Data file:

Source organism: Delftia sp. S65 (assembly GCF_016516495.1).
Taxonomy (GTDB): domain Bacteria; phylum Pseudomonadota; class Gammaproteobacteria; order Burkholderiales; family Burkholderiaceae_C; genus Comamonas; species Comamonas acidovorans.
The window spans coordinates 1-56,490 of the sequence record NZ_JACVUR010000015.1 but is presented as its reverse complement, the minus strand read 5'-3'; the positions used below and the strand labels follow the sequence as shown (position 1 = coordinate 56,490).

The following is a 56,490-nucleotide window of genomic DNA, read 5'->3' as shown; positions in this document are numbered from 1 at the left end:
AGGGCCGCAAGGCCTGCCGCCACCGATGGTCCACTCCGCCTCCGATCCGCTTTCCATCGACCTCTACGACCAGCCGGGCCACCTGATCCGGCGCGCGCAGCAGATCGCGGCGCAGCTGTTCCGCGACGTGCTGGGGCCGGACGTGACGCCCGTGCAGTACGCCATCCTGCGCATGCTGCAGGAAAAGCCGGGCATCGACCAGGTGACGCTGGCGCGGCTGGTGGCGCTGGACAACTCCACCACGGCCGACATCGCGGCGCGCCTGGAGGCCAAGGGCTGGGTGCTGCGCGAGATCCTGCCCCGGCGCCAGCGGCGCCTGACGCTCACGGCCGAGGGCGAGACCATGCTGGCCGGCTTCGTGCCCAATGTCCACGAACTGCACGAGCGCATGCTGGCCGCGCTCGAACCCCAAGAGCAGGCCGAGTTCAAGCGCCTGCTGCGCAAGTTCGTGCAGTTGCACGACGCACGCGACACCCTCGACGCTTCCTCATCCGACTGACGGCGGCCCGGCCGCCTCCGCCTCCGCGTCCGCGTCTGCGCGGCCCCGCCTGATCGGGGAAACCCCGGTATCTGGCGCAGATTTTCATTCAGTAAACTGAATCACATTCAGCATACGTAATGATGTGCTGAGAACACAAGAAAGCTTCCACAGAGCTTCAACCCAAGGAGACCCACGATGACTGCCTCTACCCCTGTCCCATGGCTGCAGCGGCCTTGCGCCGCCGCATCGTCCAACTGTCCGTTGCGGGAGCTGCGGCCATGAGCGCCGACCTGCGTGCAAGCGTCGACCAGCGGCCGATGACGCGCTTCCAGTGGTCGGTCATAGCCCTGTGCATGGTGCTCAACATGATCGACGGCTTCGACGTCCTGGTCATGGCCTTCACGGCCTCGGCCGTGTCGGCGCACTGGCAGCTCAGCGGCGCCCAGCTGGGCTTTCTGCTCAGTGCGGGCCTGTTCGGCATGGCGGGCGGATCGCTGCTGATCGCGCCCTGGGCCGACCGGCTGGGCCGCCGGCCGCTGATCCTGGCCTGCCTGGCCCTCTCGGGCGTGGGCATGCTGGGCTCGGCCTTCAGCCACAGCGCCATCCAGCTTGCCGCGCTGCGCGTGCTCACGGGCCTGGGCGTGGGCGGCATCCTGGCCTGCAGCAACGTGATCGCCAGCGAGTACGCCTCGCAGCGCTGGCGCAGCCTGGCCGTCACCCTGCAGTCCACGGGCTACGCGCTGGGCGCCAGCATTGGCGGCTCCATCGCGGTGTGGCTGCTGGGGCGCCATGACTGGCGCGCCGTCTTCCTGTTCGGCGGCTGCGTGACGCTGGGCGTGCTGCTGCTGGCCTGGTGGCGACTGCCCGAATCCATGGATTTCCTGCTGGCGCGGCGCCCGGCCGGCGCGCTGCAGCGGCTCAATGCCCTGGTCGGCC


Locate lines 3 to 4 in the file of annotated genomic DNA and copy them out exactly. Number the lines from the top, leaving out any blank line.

The window spans coordinates 1-56,490 of the sequence record NZ_JACVUR010000015.1 but is presented as its reverse complement, the minus strand read 5'-3'; the positions used below and the strand labels follow the sequence as shown (position 1 = coordinate 56,490).

The following is a 56,490-nucleotide window of genomic DNA, read 5'->3' as shown; positions in this document are numbered from 1 at the left end: